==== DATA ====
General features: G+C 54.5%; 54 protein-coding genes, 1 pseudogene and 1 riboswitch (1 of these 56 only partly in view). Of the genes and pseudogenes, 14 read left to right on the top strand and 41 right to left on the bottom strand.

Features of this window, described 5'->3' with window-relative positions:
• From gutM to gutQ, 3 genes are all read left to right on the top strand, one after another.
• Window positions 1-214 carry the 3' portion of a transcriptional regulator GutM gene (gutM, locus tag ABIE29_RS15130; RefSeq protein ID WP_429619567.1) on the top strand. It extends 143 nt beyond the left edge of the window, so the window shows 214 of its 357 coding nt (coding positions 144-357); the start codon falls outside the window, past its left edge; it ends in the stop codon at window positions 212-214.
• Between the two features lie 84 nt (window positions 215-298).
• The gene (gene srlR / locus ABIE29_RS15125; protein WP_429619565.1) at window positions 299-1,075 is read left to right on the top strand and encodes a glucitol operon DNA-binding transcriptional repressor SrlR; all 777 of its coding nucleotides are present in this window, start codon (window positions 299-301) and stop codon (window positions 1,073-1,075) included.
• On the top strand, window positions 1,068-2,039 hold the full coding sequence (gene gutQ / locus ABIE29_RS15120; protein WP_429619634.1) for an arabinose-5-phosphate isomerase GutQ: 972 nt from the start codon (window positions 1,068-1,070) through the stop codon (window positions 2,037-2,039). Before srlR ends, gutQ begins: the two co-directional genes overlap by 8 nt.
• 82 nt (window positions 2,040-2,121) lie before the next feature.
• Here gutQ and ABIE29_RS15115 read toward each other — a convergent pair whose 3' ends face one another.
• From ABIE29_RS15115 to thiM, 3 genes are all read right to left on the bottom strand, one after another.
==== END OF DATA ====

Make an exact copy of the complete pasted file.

General features: G+C 54.5%; 54 protein-coding genes, 1 pseudogene and 1 riboswitch (1 of these 56 only partly in view). Of the genes and pseudogenes, 14 read left to right on the top strand and 41 right to left on the bottom strand.

Features of this window, described 5'->3' with window-relative positions:
• From gutM to gutQ, 3 genes are all read left to right on the top strand, one after another.
• Window positions 1-214 carry the 3' portion of a transcriptional regulator GutM gene (gutM, locus tag ABIE29_RS15130; RefSeq protein ID WP_429619567.1) on the top strand. It extends 143 nt beyond the left edge of the window, so the window shows 214 of its 357 coding nt (coding positions 144-357); the start codon falls outside the window, past its left edge; it ends in the stop codon at window positions 212-214.
• Between the two features lie 84 nt (window positions 215-298).
• The gene (gene srlR / locus ABIE29_RS15125; protein WP_429619565.1) at window positions 299-1,075 is read left to right on the top strand and encodes a glucitol operon DNA-binding transcriptional repressor SrlR; all 777 of its coding nucleotides are present in this window, start codon (window positions 299-301) and stop codon (window positions 1,073-1,075) included.
• On the top strand, window positions 1,068-2,039 hold the full coding sequence (gene gutQ / locus ABIE29_RS15120; protein WP_429619634.1) for an arabinose-5-phosphate isomerase GutQ: 972 nt from the start codon (window positions 1,068-1,070) through the stop codon (window positions 2,037-2,039). Before srlR ends, gutQ begins: the two co-directional genes overlap by 8 nt.
• 82 nt (window positions 2,040-2,121) lie before the next feature.
• Here gutQ and ABIE29_RS15115 read toward each other — a convergent pair whose 3' ends face one another.
• From ABIE29_RS15115 to thiM, 3 genes are all read right to left on the bottom strand, one after another.